Localism in London Talk by Michael Ward LSE London Seminar 18 March 2013
1. London Government timeline • 1889 Creation of London County Council • 1899 Creation of Metropolitan Boroughs; Abolition of parish vestries in LCC area • 1935 Last parish council in outer London abolished (North Ockendon) • 1960 Herbert Commission Report • 1963 London Government Act Creation of boroughs, GLC & ILEA • 1986 Abolition of GLC • 1990 Abolition of ILEA • 2000 Creation of GLA and mayoralty • 2011 Localism Act
2. Localism Localism= • A body of ideas • Legislation – the Localism Act 2011
3. London Localism: I • …overlain by whimsy, nostalgia and romanticism.. • “London became a greater and still greater accumulation of towns, an immense colony of dwellings where the people still live in their own houses in small communities, with local governments, just as they had done in the Middle Ages” (Rasmussen, London The Unique City, 1934)
6. London Localism: IV • Herbert Commission – LSE Scheme B: ‘Met Counties’ with population of 1 – 1.5 million each + ‘urban parishes’ “with limited executive and certain advisory functions” • “The urban parishes would represent neighbourhoods or communities in Greater London which have a real sense of communities and still have some of the characteristics of a village embedded in a town.”(Herbert Report, para 737) • But not accepted….
7. London Localism: V London Boroughs- “London boroughs are too small for the big things (organising services that require scale economies to function effectively) and too big for the small things (people have a sense of connection to Neasden, Norwood or New Cross not to the London Borough that organises their refuse collection and collects their council tax). – (Borough Chief Executive)
8. Background to the current debate: I • ‘Double Devolution’ – 2006 report by Mulgan & others – proposed “a 10-year programme to shift power downwards: from Whitehall and Westminster down to town halls, and from town halls to communities and citizens.” • Empowerment White Paper – ‘Communities in Control’ – 2007: “We want to shift power, influence and responsibility away from existing centres of power into the hands of communities and individual citizens.” (Cm 7427 2007)
9. Background to the current debate: II • Coalition Agreement 2010: “The Government believes that it is time for a fundamental shift of power from Westminster to people. We will promote decentralisation and democratic engagement, and we will end the era of top-down government by giving new powers to local councils, communities, neighbourhoods and individuals. We will promote the radical devolution of power and greater financial autonomy to local government and community groups. This will include a review of local government finance. “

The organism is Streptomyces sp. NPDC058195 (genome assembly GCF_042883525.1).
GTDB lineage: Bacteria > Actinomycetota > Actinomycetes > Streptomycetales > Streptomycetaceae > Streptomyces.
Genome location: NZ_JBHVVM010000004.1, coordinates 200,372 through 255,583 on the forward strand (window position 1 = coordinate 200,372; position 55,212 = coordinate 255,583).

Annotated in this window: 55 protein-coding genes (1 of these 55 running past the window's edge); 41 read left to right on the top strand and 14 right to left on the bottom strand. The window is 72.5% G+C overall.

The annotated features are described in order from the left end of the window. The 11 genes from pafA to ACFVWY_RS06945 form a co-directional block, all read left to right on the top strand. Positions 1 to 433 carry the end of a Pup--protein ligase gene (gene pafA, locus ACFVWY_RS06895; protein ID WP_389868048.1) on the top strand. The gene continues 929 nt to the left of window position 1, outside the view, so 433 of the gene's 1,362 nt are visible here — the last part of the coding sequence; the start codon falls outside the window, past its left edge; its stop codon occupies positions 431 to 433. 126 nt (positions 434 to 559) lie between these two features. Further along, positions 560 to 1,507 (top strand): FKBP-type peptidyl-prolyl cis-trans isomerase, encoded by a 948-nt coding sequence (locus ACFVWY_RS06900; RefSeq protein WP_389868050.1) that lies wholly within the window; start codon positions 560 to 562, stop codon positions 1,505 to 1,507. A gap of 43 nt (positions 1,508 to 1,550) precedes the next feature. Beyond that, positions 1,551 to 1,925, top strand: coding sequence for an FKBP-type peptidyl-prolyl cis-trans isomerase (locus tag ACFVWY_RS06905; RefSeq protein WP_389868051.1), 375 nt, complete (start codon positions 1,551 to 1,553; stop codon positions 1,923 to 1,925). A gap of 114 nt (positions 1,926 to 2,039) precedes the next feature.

10. Background to the current debate: III • “Labour should back localism because the time is right, it’s the way in which we can get the most out of the money we have, and because it will help to renew trust in politics.” (Hilary Benn, Shadow CLG Secretary, 7 March 2013) • Localism the new conventional wisdom • “It will be convenient to have a name for the ideas which are esteemed at any time for their acceptability, and it should be a term that emphasizes this predictability. I shall refer to these ideas henceforth as the conventional wisdom.” (JK Galbraith, The Affluent Society, 1958)
11. The Localism Act 2011: I London Government • Transfer of LDA and London HCA to Mayor • Mayor becomes Police Authority • Power to set up Development Corporations • Scope for further devolution from Whitehall
12. The Localism Act 2011: II London Boroughs • General power of competence; • “ a local authority has power to do anything that individuals generally may do”; • Longstanding local government demand; • But without resources… • Limited use of previous ‘wellbeing’ power.
13. The Localism Act 2011: III Community rights: • Community right to challenge • Community right to bid for assets of community value • Community right to build Neighbourhood Plans • Neighbourhood plans can be drawn up by neighbourhood forums or parish councils
14. Localism and parish councils in London: I • Right to set up parish councils in London re-established by the Local Government and Public Involvement in Health Act 2007; • Can be called parish, neighbourhood, village or community councils; • Government consulted in 2012 on simplifying procedure for setting up new parishes; • Eric Pickles: parish councils are “localism’s magic wand”.